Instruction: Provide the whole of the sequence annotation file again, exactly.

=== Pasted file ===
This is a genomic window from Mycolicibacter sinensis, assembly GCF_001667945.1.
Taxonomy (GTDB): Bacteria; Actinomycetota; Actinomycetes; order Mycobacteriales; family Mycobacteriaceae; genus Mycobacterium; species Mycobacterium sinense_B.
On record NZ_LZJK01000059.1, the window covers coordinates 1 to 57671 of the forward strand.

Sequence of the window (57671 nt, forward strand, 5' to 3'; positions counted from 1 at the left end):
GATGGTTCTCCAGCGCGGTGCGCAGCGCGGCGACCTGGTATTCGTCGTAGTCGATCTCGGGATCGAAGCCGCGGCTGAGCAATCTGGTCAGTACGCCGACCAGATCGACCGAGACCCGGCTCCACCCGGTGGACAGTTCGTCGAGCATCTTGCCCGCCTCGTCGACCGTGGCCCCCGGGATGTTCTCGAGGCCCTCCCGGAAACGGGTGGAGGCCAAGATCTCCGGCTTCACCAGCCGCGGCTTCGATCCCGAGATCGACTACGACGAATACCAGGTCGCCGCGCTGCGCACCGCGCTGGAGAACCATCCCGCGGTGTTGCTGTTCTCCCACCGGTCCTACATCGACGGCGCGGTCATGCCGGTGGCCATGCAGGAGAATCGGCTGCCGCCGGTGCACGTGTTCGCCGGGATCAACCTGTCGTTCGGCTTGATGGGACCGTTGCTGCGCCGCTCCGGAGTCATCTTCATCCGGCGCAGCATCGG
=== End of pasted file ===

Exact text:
This is a genomic window from Mycolicibacter sinensis, assembly GCF_001667945.1.
Taxonomy (GTDB): Bacteria; Actinomycetota; Actinomycetes; order Mycobacteriales; family Mycobacteriaceae; genus Mycobacterium; species Mycobacterium sinense_B.
On record NZ_LZJK01000059.1, the window covers coordinates 1 to 57671 of the forward strand.

Sequence of the window (57671 nt, forward strand, 5' to 3'; positions counted from 1 at the left end):
GATGGTTCTCCAGCGCGGTGCGCAGCGCGGCGACCTGGTATTCGTCGTAGTCGATCTCGGGATCGAAGCCGCGGCTGAGCAATCTGGTCAGTACGCCGACCAGATCGACCGAGACCCGGCTCCACCCGGTGGACAGTTCGTCGAGCATCTTGCCCGCCTCGTCGACCGTGGCCCCCGGGATGTTCTCGAGGCCCTCCCGGAAACGGGTGGAGGCCAAGATCTCCGGCTTCACCAGCCGCGGCTTCGATCCCGAGATCGACTACGACGAATACCAGGTCGCCGCGCTGCGCACCGCGCTGGAGAACCATCCCGCGGTGTTGCTGTTCTCCCACCGGTCCTACATCGACGGCGCGGTCATGCCGGTGGCCATGCAGGAGAATCGGCTGCCGCCGGTGCACGTGTTCGCCGGGATCAACCTGTCGTTCGGCTTGATGGGACCGTTGCTGCGCCGCTCCGGAGTCATCTTCATCCGGCGCAGCATCGG